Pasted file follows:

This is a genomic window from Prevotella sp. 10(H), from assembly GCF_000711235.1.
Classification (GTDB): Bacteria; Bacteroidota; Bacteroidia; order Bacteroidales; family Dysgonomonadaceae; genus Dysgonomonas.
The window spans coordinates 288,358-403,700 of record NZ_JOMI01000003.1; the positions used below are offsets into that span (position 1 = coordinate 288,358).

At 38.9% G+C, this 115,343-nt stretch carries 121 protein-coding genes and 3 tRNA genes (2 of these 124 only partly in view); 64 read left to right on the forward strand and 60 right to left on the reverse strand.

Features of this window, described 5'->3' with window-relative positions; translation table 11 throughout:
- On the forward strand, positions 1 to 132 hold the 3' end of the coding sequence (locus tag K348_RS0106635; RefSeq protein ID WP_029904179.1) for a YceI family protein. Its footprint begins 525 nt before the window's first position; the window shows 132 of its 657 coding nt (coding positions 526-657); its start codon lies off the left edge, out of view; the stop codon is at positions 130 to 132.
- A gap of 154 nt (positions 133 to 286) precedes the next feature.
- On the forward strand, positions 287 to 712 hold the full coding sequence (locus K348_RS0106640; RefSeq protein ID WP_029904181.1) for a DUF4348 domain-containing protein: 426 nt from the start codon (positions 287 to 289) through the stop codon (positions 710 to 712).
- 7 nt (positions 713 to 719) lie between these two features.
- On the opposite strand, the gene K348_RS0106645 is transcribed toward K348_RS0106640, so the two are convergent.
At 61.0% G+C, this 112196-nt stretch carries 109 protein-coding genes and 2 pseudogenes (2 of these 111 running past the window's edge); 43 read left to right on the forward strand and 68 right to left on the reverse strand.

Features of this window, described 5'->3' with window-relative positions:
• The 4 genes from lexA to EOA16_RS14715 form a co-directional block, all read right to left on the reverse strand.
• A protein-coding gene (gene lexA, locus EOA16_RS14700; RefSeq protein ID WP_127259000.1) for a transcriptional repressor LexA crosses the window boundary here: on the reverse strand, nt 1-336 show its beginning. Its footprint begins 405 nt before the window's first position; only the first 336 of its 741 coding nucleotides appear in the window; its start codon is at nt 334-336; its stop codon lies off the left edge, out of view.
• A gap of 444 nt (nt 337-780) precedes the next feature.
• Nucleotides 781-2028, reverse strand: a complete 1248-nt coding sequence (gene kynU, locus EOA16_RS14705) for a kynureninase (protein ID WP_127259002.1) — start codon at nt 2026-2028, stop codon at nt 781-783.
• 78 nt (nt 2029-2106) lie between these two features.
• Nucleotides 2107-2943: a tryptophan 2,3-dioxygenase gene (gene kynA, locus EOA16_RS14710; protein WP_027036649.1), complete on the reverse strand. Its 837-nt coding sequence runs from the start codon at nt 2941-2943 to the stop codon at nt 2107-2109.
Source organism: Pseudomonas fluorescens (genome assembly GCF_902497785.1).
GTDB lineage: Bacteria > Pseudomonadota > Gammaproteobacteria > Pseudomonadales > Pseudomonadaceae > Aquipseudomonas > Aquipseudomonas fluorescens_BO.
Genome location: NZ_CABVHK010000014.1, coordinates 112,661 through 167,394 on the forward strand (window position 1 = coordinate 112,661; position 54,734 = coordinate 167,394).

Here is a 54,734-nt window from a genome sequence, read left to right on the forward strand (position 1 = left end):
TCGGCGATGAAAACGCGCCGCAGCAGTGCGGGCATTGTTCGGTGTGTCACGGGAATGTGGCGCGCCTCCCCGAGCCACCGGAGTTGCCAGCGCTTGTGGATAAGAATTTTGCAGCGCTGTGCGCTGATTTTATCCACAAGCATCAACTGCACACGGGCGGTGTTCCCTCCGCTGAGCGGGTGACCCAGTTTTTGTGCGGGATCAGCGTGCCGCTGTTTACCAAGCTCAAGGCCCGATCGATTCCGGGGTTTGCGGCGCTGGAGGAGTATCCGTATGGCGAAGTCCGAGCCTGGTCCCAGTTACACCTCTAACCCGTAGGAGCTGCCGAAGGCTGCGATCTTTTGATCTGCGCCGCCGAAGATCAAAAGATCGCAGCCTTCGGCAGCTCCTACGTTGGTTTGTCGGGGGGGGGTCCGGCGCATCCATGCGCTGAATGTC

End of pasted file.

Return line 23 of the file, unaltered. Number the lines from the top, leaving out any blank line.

TCGGCGATGAAAACGCGCCGCAGCAGTGCGGGCATTGTTCGGTGTGTCACGGGAATGTGGCGCGCCTCCCCGAGCCACCGGAGTTGCCAGCGCTTGTGGATAAGAATTTTGCAGCGCTGTGCGCTGATTTTATCCACAAGCATCAACTGCACACGGGCGGTGTTCCCTCCGCTGAGCGGGTGACCCAGTTTTTGTGCGGGATCAGCGTGCCGCTGTTTACCAAGCTCAAGGCCCGATCGATTCCGGGGTTTGCGGCGCTGGAGGAGTATCCGTATGGCGAAGTCCGAGCCTGGTCCCAGTTACACCTCTAACCCGTAGGAGCTGCCGAAGGCTGCGATCTTTTGATCTGCGCCGCCGAAGATCAAAAGATCGCAGCCTTCGGCAGCTCCTACGTTGGTTTGTCGGGGGGGGGTCCGGCGCATCCATGCGCTGAATGTC